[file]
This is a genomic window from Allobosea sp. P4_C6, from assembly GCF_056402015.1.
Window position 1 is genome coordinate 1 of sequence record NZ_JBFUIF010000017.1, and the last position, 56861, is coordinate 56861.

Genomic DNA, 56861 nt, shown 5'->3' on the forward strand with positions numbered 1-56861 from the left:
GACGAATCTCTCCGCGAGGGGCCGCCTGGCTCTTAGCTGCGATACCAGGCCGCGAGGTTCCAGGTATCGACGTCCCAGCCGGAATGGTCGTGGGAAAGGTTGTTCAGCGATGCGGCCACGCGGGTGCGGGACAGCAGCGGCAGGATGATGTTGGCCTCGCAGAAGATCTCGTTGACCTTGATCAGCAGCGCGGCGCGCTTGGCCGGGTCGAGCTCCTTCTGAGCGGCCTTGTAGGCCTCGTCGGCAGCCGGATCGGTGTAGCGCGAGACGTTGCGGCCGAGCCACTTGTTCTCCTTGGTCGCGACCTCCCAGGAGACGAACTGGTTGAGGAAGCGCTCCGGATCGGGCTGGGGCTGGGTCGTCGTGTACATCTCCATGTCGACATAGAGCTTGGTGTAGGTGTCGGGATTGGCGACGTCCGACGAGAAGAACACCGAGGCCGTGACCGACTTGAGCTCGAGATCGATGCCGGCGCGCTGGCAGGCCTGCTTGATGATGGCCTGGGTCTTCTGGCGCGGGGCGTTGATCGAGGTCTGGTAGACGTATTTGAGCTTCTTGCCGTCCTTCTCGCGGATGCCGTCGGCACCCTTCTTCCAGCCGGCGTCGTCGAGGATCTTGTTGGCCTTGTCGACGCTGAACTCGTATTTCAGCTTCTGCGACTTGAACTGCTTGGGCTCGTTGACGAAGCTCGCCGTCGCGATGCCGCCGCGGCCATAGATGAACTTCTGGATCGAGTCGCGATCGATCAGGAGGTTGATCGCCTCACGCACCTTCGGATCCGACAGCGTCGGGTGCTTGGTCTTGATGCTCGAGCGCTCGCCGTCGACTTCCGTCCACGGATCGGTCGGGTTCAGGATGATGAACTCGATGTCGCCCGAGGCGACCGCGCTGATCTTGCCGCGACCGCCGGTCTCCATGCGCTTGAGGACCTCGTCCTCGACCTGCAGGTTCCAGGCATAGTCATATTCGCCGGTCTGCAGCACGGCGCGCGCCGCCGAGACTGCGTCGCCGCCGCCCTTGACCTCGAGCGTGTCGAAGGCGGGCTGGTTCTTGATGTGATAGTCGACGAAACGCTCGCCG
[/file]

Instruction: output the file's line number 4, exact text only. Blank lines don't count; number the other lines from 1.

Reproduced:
GACGAATCTCTCCGCGAGGGGCCGCCTGGCTCTTAGCTGCGATACCAGGCCGCGAGGTTCCAGGTATCGACGTCCCAGCCGGAATGGTCGTGGGAAAGGTTGTTCAGCGATGCGGCCACGCGGGTGCGGGACAGCAGCGGCAGGATGATGTTGGCCTCGCAGAAGATCTCGTTGACCTTGATCAGCAGCGCGGCGCGCTTGGCCGGGTCGAGCTCCTTCTGAGCGGCCTTGTAGGCCTCGTCGGCAGCCGGATCGGTGTAGCGCGAGACGTTGCGGCCGAGCCACTTGTTCTCCTTGGTCGCGACCTCCCAGGAGACGAACTGGTTGAGGAAGCGCTCCGGATCGGGCTGGGGCTGGGTCGTCGTGTACATCTCCATGTCGACATAGAGCTTGGTGTAGGTGTCGGGATTGGCGACGTCCGACGAGAAGAACACCGAGGCCGTGACCGACTTGAGCTCGAGATCGATGCCGGCGCGCTGGCAGGCCTGCTTGATGATGGCCTGGGTCTTCTGGCGCGGGGCGTTGATCGAGGTCTGGTAGACGTATTTGAGCTTCTTGCCGTCCTTCTCGCGGATGCCGTCGGCACCCTTCTTCCAGCCGGCGTCGTCGAGGATCTTGTTGGCCTTGTCGACGCTGAACTCGTATTTCAGCTTCTGCGACTTGAACTGCTTGGGCTCGTTGACGAAGCTCGCCGTCGCGATGCCGCCGCGGCCATAGATGAACTTCTGGATCGAGTCGCGATCGATCAGGAGGTTGATCGCCTCACGCACCTTCGGATCCGACAGCGTCGGGTGCTTGGTCTTGATGCTCGAGCGCTCGCCGTCGACTTCCGTCCACGGATCGGTCGGGTTCAGGATGATGAACTCGATGTCGCCCGAGGCGACCGCGCTGATCTTGCCGCGACCGCCGGTCTCCATGCGCTTGAGGACCTCGTCCTCGACCTGCAGGTTCCAGGCATAGTCATATTCGCCGGTCTGCAGCACGGCGCGCGCCGCCGAGACTGCGTCGCCGCCGCCCTTGACCTCGAGCGTGTCGAAGGCGGGCTGGTTCTTGATGTGATAGTCGACGAAACGCTCGCCG